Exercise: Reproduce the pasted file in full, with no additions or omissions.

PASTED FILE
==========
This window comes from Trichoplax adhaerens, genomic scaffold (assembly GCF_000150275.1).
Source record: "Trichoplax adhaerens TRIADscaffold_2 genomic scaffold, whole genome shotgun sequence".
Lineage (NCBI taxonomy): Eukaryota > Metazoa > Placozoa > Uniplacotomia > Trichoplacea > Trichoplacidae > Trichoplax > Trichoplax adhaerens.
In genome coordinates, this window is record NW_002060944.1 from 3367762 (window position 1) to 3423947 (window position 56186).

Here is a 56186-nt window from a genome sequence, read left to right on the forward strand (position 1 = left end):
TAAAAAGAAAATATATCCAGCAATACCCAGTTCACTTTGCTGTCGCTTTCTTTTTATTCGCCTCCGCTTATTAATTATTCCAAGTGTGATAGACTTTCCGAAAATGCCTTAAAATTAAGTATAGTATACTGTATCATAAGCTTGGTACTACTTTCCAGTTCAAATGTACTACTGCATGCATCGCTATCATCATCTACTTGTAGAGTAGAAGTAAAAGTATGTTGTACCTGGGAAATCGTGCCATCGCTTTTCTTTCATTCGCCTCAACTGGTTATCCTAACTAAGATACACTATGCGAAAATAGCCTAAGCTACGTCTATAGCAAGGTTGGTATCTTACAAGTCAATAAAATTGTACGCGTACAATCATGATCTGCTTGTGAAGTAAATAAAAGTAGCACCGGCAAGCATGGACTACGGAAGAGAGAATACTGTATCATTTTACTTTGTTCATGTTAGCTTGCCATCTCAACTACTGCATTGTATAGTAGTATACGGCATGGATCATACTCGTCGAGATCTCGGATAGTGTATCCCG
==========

This window comes from Trichoplax adhaerens, genomic scaffold (assembly GCF_000150275.1).
Source record: "Trichoplax adhaerens TRIADscaffold_2 genomic scaffold, whole genome shotgun sequence".
Lineage (NCBI taxonomy): Eukaryota > Metazoa > Placozoa > Uniplacotomia > Trichoplacea > Trichoplacidae > Trichoplax > Trichoplax adhaerens.
In genome coordinates, this window is record NW_002060944.1 from 3367762 (window position 1) to 3423947 (window position 56186).

Here is a 56186-nt window from a genome sequence, read left to right on the forward strand (position 1 = left end):
TAAAAAGAAAATATATCCAGCAATACCCAGTTCACTTTGCTGTCGCTTTCTTTTTATTCGCCTCCGCTTATTAATTATTCCAAGTGTGATAGACTTTCCGAAAATGCCTTAAAATTAAGTATAGTATACTGTATCATAAGCTTGGTACTACTTTCCAGTTCAAATGTACTACTGCATGCATCGCTATCATCATCTACTTGTAGAGTAGAAGTAAAAGTATGTTGTACCTGGGAAATCGTGCCATCGCTTTTCTTTCATTCGCCTCAACTGGTTATCCTAACTAAGATACACTATGCGAAAATAGCCTAAGCTACGTCTATAGCAAGGTTGGTATCTTACAAGTCAATAAAATTGTACGCGTACAATCATGATCTGCTTGTGAAGTAAATAAAAGTAGCACCGGCAAGCATGGACTACGGAAGAGAGAATACTGTATCATTTTACTTTGTTCATGTTAGCTTGCCATCTCAACTACTGCATTGTATAGTAGTATACGGCATGGATCATACTCGTCGAGATCTCGGATAGTGTATCCCG